Sunday, May 11, 2003

why do so few rape victims bite their attacker's penis off?

in order to assert his sexual power, a man actually needs to do far more than assert his bruter strength. he has to persuade his victim that his 'weapon' is, literally, overpowering - this in the face of the manifest evidence to the contrary, namely, that the penis is in fact a highly vulnerable appendage, susceptible, together with the testicles, to debilitating damage under the feeblest of counter-attacks. located as they are - low, frontally, and, what is most significant, externally - protruding out through the protective body-shell of the abdomen - the male genitalia, this repository of machismo, are ludicrously exposed, for organs that contain so many tightly-packed, excruciatingly sensitive nerve-endings. in an erect condition, the cock and its suspended balls are actually about as threatening as a rubber chicken, and no more serious a 'weapon' than a small leek and a couple of brussels sprouts in a hairnet. the intended victim need do no more than take either the penis or one of the testicles between her teeth and bite hard - seriously hard, as if chomping into an overdone steak - and the attacker would (this is absolutely guaranteed) immediately crumple into a screaming, writhing, weeping heap. the mere thought of this happening is enough to have all men metaphorically curling into a shivering protective ball.
so why does this hardly ever happen?
the committing of serious violence on another person is actually (mercifully) a rare event, despite what the media - organs of an authoritarian state which recognises the virtue of a permanently fearful populace - would have us believe. violent activity is a manifestation of failed social conditioning: fantasised about a great deal, it is nevertheless generally recognised as being a sort of sickness. even amongst drunken adolescent males, the ratio of noise and posturing to actual violence is still quite high. the downside to this is that, when faced with the inevitability of violence - when the possibility of escape has been erased - this strong social taboo has to be broken. the truth is that, when confronted with such a situation, the majority of us - male and female - are effectively paralysed by the conflicting imperatives between our instincts - urging us to defend ourselves with the greatest possible force - and our socialised senses - which are neither capable of grasping the actuality of the event ("this can't be happening to me") nor able to break the taboo of the last resort. the casual mugger would require the reflexes of a snake to dodge a determined counter-assault on his eyes, for example: out of nowhere, completely unexpectedly, two hands grab at his face and, before he can blink, both eyes have been gouged out by two pairs of middle fingers. end of assault. but how many of us would be capable of inflicting that sort of damage on another person, even in an extreme situation, where our very lives might be at stake? soldiers have to be trained - through a protracted process of brutalisation - to regard 'the enemy' as a dehumanised object, a 'target', merely. and in the case of the psychopath or the drug dealer's minder, the brutalisation happened, somehow, in the course of their previous lives - this is part of the job description.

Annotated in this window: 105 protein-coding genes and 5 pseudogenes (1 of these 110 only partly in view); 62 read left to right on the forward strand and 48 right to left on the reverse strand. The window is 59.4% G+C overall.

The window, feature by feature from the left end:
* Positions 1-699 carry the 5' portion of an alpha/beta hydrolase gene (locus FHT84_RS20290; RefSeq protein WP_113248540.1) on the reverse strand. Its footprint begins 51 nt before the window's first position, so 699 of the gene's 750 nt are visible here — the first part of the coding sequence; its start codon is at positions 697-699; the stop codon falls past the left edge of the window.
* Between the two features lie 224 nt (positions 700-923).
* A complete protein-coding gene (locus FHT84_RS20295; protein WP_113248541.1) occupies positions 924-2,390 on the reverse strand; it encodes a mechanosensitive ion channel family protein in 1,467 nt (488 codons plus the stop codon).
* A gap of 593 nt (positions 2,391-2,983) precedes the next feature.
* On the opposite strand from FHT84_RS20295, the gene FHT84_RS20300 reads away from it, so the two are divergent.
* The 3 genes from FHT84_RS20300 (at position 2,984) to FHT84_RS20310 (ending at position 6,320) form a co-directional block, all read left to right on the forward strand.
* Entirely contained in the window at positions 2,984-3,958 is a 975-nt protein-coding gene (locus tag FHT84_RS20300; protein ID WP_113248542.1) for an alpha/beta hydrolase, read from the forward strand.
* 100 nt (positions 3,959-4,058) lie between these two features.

for the time being, the pathetic rapists' pathetic packages are safe.
sadly, nothing can prevent their having to spend their next ninety-nine lives as a hermaphroditic mollusc's bitch.

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